Five-time Tony Award nominee David Leveaux directed this production of ""Fiddler On The Roof"". Leveaux has brought a new look, attention to detail and sensibility to this production. His level of love, commitment and expertise at re-imaging a classic, shows throughout the entire production.  The flow of the show was swift and graceful with an almost balletic quality to the scene changes. It was as if they became an additional character.  I found myself eagerly waiting to see the set pieces dance from one scene to another, all the while pulling me more deeply into the story.

A favorite scene for most is Tevye's Dream. Filled to the brim with flying ghosts, a moving bed and Chagall inspired creatures this production does not disappoint. To lavish to describe, this is a theater moment you must experience and not read about.

Whether this was scripted or not I don't recall but I loved how Leveaux had the Fiddler looking in on the events as they unfolded, almost a part of the action yet separate. The only thing I found fault with was that I found the role of boy a little perplexing. I could tell he stood for a certain archetype but I felt a little dense to figure out what that was.  It wasn't until the very end that it became clear to me. Throughout the show, I found myself wishing for a translator to explain to me what was happening with that little boy. I even engaged women in the bathroom at intermission to see if they could fill me in. There were many guesses but no one felt they could positively say what his part in the story was.

The dances are the original choreography from Jerome Robbins, restaged by Jonathon Buterell. The bottles in the famous bottle dance are real and they are not attached in any way. They found antique bottles to fit the era and they are waited in the bottom to hold down their center of gravity. Costume design is by Vicki Mortimer, lighting design by Tony Award-winner Brian MacDevitt, and sound design by Acme Sound Partners.  Hair design is by David Brian Brown, and musical direction by Kevin Stites, leading a 25-piece orchestra featuring the original orchestrations by Don Walker.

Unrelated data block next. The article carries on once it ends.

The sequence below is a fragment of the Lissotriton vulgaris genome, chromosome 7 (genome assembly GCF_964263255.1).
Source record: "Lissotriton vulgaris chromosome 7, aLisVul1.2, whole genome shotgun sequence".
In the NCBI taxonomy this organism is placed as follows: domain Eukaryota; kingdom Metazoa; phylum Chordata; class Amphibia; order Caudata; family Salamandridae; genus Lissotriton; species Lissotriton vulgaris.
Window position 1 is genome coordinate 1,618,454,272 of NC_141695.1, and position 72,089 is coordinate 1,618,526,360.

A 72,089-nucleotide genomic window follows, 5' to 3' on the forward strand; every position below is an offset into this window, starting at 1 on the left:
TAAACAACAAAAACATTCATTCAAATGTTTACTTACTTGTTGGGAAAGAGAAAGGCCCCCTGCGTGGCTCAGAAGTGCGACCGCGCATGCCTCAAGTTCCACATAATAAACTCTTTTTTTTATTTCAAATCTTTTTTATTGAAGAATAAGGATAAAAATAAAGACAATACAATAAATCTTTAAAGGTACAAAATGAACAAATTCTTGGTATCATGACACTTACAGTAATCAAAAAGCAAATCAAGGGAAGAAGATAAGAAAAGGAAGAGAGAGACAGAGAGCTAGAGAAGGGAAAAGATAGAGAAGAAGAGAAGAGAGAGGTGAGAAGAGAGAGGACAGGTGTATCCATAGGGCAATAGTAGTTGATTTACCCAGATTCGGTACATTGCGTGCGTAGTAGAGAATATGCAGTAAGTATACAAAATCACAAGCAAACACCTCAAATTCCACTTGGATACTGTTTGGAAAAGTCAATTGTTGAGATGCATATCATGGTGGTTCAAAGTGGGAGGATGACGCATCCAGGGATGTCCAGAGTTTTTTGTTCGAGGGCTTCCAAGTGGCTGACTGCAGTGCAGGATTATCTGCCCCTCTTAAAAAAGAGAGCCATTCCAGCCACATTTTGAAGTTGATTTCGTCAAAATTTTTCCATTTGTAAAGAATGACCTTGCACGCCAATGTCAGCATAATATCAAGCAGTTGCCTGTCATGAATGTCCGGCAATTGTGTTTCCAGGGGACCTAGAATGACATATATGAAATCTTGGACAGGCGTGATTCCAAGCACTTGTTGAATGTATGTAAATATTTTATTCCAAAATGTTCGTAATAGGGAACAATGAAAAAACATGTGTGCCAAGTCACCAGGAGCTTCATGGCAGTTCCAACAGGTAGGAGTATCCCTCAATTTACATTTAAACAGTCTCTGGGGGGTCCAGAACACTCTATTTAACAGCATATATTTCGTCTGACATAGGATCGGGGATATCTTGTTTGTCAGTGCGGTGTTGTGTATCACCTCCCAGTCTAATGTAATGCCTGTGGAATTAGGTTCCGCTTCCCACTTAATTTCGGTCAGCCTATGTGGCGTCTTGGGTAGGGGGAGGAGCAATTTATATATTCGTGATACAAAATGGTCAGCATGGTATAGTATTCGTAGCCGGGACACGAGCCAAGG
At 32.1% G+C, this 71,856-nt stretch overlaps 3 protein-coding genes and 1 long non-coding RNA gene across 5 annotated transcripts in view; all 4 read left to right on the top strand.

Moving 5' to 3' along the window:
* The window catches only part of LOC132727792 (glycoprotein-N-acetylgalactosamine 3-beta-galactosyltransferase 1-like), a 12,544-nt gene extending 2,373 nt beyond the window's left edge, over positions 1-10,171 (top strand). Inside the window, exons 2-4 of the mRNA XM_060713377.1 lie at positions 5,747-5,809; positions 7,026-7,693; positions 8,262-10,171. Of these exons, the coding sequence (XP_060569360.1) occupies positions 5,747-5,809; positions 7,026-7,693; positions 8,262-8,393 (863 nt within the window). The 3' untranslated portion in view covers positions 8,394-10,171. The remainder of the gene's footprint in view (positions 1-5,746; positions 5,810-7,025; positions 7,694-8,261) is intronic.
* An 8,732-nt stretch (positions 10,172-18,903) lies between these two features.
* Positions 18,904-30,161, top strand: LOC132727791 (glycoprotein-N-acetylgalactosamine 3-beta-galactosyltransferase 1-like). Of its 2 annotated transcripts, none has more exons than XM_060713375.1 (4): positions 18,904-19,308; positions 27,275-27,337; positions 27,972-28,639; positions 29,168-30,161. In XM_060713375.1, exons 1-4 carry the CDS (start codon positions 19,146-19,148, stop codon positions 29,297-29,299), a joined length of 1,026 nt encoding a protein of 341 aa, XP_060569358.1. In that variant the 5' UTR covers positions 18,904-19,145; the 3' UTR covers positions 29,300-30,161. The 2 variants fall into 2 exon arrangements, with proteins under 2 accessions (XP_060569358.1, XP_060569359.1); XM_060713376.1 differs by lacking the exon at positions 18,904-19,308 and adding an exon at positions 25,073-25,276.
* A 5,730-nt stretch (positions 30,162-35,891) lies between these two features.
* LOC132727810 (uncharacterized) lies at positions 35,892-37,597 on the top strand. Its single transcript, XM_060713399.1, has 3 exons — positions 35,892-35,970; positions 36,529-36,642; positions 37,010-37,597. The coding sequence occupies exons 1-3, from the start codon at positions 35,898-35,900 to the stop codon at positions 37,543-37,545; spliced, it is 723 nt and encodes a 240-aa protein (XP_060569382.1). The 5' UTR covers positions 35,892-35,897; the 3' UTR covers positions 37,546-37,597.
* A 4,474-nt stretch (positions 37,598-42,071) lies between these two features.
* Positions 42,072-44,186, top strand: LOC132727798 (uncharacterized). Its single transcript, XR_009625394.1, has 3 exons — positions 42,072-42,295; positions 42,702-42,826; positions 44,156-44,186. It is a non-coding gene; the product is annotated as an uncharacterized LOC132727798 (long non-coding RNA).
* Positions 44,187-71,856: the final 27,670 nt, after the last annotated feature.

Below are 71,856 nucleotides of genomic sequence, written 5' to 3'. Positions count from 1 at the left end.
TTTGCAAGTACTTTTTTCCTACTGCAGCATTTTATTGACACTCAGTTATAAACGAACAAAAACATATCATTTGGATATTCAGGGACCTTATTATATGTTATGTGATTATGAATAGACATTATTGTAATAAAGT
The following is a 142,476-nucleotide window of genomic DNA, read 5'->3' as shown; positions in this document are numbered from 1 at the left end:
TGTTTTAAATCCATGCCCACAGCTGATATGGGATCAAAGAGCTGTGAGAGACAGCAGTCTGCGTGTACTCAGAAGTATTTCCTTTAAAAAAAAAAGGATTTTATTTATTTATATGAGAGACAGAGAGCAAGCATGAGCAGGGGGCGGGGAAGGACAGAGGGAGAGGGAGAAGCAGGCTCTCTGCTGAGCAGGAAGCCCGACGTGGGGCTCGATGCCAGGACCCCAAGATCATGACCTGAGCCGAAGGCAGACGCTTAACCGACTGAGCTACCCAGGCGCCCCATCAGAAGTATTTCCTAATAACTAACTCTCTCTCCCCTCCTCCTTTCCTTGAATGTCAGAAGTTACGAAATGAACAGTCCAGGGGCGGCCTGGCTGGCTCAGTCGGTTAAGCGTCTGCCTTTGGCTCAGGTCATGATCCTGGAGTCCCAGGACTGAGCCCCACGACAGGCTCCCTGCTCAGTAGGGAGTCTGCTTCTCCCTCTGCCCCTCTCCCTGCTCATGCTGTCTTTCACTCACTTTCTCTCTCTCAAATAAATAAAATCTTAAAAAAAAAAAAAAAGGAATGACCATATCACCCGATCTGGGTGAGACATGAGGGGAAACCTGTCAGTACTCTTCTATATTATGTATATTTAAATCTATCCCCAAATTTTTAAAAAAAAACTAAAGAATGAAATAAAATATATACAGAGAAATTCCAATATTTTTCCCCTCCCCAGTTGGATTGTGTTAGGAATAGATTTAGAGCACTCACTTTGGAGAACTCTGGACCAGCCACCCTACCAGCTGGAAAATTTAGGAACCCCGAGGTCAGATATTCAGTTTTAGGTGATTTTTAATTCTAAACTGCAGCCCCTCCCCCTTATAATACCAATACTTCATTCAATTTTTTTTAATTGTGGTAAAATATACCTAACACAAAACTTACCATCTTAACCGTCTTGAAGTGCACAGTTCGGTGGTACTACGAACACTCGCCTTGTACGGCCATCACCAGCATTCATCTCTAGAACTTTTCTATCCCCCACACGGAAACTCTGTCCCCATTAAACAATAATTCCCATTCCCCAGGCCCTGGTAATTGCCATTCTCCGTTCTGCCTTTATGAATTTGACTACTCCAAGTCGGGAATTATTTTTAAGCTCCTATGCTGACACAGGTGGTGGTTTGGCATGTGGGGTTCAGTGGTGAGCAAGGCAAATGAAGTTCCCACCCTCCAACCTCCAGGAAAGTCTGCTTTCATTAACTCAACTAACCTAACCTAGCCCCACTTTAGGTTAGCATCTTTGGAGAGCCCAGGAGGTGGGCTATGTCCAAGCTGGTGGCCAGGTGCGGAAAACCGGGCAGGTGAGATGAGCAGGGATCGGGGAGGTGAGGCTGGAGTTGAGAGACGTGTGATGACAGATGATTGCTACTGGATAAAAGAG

When this production opened they were met with drama and mixed reviews. The drama is that the late Jerome Robbins sister who had come to view opening night died in the audience before curtain went up. The reviews included high praise from those who loved it and others who severely criticized the actors and director. The main criticism being that it wasn't Jewish enough. Having read these reviews I was curious to see what they were talking about. What I found was the production was directed with a gentle touch that brought out the truth of the characters and allowed them and the story to shine. The first few minutes I sat expectantly waiting for the all too familiar Jewishism like the Oy Veys and forehead slapping, things which tend to point directly to farce. What I saw was a production stripped of it's stereotypes like the trees were stripped of their branches, leaving ordinary people who just happened to be Jewish and in Russia, but could have easily been Baptist and from the South. I was lovingly shown a father and mother struggling to raise their children in a world they knew and were familiar with, which was changing more rapidly than they could keep up with. A man struggling to follow the rules and traditions of his fathers, and at the same time ensconced in an inner struggle to be true to his own heart and his love for his family. The stripping away of the expected stereotypes was a brilliant calculated move, which allowed this production to breath and be told again in a fresh new way. I loved it and left with wet eyes and a song on my lips.

"Fiddler On The Roof" opened Thursday, February 26, 2004, at Broadway's Minskoff Theatre (200 West 45th Street), and is produced by James L. Nederlander, Stewart F. Lane/ Bonnie Comley, Harbor Entertainment, Terry Allen Kramer, Bob Boyett/Lawrence Horowitz and Clear Channel Entertainment.


Where: Minskoff Theatre (200 West 45th Street),
When: Tuesday at 7pm, Wednesday through Saturday at 8pm, with matinees on Wednesday and Saturday at 2pm and Sunday at 3pm. 
Price: Tickets range from $35 to $100, and are available through Ticketmaster.com at (212) 307-4100. $25 Student rush tickets are available at the box office the day of the performance with a valid student I.D.